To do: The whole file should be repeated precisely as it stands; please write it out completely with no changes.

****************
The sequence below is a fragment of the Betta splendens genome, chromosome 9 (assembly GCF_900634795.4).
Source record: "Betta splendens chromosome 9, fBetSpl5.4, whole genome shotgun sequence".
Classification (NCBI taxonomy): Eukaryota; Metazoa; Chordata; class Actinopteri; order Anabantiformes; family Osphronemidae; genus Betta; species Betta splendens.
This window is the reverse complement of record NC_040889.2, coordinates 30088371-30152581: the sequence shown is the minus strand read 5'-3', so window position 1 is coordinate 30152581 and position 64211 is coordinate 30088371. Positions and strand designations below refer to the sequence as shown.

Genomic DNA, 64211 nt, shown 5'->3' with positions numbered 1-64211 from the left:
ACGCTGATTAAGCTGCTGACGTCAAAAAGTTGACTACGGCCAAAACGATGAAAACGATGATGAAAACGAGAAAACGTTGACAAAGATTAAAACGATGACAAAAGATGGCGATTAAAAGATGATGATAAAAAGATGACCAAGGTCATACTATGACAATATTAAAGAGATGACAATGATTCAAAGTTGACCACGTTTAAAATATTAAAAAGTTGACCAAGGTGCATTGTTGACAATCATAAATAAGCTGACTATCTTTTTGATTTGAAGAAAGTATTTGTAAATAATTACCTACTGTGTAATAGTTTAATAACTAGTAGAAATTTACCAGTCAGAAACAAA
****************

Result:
The sequence below is a fragment of the Betta splendens genome, chromosome 9 (assembly GCF_900634795.4).
Source record: "Betta splendens chromosome 9, fBetSpl5.4, whole genome shotgun sequence".
Classification (NCBI taxonomy): Eukaryota; Metazoa; Chordata; class Actinopteri; order Anabantiformes; family Osphronemidae; genus Betta; species Betta splendens.
This window is the reverse complement of record NC_040889.2, coordinates 30088371-30152581: the sequence shown is the minus strand read 5'-3', so window position 1 is coordinate 30152581 and position 64211 is coordinate 30088371. Positions and strand designations below refer to the sequence as shown.

Genomic DNA, 64211 nt, shown 5'->3' with positions numbered 1-64211 from the left:
ACGCTGATTAAGCTGCTGACGTCAAAAAGTTGACTACGGCCAAAACGATGAAAACGATGATGAAAACGAGAAAACGTTGACAAAGATTAAAACGATGACAAAAGATGGCGATTAAAAGATGATGATAAAAAGATGACCAAGGTCATACTATGACAATATTAAAGAGATGACAATGATTCAAAGTTGACCACGTTTAAAATATTAAAAAGTTGACCAAGGTGCATTGTTGACAATCATAAATAAGCTGACTATCTTTTTGATTTGAAGAAAGTATTTGTAAATAATTACCTACTGTGTAATAGTTTAATAACTAGTAGAAATTTACCAGTCAGAAACAAA